Australia just took a giant step towards gaining more access to China’s wine market, which recently surpassed the United States as the biggest market for the Australia’s wine producers. The Barossa Valley’s Seppeltsfield opened a chateau in China’s Henan province earlier this month, as the country’s wine imports continue to grow.
“We have recognized China as probably the leading international wine market for the Australian category,” Seppeltsfield’s sales and marketing manager Chad Elson told Australian press. “This was a particular project to have some form of physical presence in the market, so taking our relationship from purely trade to actually having a retail bricks-and-mortar facility on the ground in China.”
The Chateau Seppeltsfield Minquan is part of a joint venture between the South Australian winemaker and Minquan Jiuding Wine Company Ltd and is the first chateau to be partly owned by an Australian winemaker in China.
The property, which is accessible by high-speed rail from Beijing and Shanghai, will serve as both a retail space selling both local Minquan and its own signature wines and a hub for facilitating tourism to its winery in Australia. Minquan winery was founded in the late 1950s as a state-owned company that produced China’s iconic ‘Great Wall’ brand, and now is a subsidiary of a Chinese construction company.
The timing for the newly opened chateau comes as the volume of wine imports to China from Australia jumped 40 percent in 2016 from the year before. According to Elson, the value of these imports is now more than US$350 million, compared to US$20 million about 10 years ago. “There were certainly signals that the market was developing, but how rapid it has been in the last three years particularly … it certainly rocketed far quicker than probably what we could have ever imagined,” he said.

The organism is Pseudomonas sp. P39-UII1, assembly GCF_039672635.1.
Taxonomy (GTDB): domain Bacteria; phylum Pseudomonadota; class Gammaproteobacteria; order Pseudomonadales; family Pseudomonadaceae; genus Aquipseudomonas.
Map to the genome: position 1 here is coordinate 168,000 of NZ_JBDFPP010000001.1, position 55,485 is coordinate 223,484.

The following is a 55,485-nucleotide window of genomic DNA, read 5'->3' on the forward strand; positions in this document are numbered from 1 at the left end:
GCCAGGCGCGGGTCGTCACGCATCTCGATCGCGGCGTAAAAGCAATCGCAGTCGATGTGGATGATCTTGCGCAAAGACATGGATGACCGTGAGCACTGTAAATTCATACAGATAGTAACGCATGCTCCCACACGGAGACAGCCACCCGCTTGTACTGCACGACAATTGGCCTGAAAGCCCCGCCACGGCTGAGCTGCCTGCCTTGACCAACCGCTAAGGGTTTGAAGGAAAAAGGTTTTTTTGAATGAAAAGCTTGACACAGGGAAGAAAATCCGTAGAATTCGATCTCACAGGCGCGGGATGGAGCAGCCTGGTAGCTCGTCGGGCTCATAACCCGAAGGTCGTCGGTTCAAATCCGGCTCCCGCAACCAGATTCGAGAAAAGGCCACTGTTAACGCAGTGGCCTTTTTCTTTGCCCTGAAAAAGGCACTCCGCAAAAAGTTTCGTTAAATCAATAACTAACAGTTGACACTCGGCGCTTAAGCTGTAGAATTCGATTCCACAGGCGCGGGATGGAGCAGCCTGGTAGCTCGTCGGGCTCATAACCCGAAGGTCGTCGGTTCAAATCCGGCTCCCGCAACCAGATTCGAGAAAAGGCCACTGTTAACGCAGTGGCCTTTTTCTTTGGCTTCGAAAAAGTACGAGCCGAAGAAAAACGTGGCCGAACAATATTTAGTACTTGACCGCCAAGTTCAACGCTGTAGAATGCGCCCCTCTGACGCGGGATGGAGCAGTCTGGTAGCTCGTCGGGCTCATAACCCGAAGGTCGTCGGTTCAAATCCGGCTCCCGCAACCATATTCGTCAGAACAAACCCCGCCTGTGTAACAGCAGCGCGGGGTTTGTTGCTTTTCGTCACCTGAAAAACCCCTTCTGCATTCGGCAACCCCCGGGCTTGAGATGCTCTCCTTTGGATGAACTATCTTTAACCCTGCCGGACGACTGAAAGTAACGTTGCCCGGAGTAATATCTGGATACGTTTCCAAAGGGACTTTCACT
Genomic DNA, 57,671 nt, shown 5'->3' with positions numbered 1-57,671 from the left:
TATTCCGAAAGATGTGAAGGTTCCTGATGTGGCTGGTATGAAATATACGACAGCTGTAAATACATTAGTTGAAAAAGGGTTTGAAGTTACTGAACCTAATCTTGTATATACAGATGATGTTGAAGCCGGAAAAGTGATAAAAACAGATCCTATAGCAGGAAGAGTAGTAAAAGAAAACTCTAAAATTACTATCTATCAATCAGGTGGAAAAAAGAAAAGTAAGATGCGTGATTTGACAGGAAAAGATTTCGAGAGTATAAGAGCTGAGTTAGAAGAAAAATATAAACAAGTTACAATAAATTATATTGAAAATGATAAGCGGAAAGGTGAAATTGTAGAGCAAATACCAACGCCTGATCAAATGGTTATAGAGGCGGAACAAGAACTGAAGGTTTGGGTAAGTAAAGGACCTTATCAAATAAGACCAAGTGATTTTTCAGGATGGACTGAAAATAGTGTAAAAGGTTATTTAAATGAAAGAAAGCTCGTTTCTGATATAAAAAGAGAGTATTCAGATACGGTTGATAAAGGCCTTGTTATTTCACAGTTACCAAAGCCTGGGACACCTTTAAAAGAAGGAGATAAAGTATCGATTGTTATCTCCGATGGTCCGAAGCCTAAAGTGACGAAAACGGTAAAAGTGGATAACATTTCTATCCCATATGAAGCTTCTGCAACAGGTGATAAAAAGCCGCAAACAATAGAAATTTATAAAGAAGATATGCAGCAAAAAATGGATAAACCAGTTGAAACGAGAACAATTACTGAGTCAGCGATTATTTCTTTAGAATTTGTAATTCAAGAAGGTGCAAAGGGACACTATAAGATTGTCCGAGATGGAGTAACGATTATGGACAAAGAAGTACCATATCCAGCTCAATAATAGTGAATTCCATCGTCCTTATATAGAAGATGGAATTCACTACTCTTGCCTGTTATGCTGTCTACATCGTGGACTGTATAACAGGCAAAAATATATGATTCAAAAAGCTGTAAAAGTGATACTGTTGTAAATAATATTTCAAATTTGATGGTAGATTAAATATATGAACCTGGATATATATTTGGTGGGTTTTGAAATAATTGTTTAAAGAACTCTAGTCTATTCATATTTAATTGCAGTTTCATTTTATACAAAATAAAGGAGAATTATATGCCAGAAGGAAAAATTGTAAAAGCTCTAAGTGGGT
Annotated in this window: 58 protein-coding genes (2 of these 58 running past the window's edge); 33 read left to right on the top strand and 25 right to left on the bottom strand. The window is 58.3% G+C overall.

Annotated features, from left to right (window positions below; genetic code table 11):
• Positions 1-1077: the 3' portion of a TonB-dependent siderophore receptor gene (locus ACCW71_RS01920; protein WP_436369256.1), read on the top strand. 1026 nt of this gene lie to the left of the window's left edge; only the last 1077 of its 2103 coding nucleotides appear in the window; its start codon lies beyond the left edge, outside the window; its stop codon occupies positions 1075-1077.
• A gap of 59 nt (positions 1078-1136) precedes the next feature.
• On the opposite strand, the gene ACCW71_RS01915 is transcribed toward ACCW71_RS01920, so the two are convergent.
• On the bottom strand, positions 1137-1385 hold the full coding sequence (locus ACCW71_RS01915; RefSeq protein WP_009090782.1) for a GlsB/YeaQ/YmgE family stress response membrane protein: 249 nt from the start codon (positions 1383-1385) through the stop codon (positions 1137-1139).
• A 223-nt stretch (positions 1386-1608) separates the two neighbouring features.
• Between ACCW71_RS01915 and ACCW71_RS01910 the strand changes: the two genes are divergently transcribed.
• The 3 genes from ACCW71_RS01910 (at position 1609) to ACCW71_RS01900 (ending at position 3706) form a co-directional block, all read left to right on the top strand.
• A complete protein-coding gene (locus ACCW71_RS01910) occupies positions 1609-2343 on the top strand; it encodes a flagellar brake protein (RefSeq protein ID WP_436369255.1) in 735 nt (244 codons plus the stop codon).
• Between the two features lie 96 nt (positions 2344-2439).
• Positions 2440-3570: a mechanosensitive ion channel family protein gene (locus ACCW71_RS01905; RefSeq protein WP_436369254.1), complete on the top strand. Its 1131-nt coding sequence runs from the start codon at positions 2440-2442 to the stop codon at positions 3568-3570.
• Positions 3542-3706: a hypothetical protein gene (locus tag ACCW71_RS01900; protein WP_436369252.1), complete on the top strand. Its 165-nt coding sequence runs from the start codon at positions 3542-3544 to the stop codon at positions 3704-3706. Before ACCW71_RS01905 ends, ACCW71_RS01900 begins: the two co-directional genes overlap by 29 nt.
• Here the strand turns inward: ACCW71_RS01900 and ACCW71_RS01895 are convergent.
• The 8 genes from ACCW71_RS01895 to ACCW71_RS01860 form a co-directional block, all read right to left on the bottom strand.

A reduction on tariffs following the China-Australia Free Trade Agreement (ChAFTA) between China and Australia likely contributed to the improvement last year as it helped boost the confidence of importers and distributors. Australia’s luxury food and beverage producers and distributors have long had their eye on China’s emerging upper middle class consumers who have exhibited increasingly discerning tastes for fine dining. Australian wine’s hold on Chinese consumers is only expected to strengthen as tariffs are set to be completely removed by 2024 as part of the free trade agreement.
France still remains the top importer of wines to China, with about a 44 percent share of the market by value, according to Chinese customs figures released at the beginning of this year.